UC Berkeley Haas Admissions FAQ Highlights
If you haven’t visited the FAQ pages of your target schools, I highly recommend it. Among a lot of standard information similar across schools, there are often school-specific policies and procedures that may impact your application strategy. These include whether or not applying in earlier rounds is advantageous (UCLA - yes, Kellogg - no difference between round 1 and 2); whether you can submit additional materials/test scores after you’ve submitted your application (HBS, Stanford - no, Wharton - yes, but no guarantee it will be considered, Kellogg - only changes in data, but that includes test scores); and do campus visits strengthen an application (Wharton, Kellogg - no). I’ll be sifting through them over the next few weeks and posting what I think are the most interesting bits. From the Haas Admissions FAQ:
In which Round should I apply? How important is it to apply in Round One? Applicants are encouraged to apply as early as possible, provided that you do not sacrifice the quality of your application to do so. If you find that you need more time to revise your essays or to retake the GMAT, for example, you should definitely take the extra time to do so. Do note, however, that we make most of our offers of admission from Rounds 1, 2, and 3. Only a small number of Round 4 applicants are offered admission each year.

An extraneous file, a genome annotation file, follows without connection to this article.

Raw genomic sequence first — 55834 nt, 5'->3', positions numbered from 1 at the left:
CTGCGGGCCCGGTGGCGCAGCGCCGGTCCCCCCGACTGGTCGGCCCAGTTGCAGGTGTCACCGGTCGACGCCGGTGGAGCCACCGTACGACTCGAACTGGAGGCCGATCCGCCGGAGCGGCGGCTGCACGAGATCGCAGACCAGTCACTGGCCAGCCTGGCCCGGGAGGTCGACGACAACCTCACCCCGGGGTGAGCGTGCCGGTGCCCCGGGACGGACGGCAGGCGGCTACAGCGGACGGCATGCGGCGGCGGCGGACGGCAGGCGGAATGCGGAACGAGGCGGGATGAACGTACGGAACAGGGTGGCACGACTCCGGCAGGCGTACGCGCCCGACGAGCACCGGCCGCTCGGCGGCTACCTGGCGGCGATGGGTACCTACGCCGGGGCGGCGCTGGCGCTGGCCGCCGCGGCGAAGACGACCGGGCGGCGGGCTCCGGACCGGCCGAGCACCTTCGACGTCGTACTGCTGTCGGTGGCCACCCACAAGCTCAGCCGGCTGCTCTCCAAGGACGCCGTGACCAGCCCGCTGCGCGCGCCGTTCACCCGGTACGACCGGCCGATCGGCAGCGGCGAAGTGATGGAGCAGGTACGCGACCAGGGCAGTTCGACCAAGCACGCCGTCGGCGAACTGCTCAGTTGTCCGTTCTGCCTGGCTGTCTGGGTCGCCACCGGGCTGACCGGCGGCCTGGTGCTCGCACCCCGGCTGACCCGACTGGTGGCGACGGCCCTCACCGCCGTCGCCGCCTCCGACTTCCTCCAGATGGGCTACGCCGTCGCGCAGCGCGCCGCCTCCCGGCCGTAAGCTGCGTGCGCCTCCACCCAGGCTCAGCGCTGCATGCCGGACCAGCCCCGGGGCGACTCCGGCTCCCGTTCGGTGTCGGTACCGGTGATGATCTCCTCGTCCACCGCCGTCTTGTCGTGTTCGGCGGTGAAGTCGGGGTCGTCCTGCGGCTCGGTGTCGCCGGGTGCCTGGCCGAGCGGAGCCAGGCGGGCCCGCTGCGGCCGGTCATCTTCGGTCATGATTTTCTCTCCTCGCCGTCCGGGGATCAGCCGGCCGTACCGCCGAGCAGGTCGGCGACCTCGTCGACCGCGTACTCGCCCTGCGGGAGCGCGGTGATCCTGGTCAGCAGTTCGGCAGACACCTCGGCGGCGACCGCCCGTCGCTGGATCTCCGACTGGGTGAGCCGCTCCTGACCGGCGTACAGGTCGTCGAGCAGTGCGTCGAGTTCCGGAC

My Note: The earlier the better. It is a tough decision, especially between Round 1 and Round 2 for applicants with GMATs in the mid-600 range. My advice is that if, aside from your GMAT score, you have an outstanding personal and professional profile and your application materials express that fact, then you should strongly consider applying in the 1st round. There is no guarantee you will raise your test scores later, but there is a clear advantage to applying early.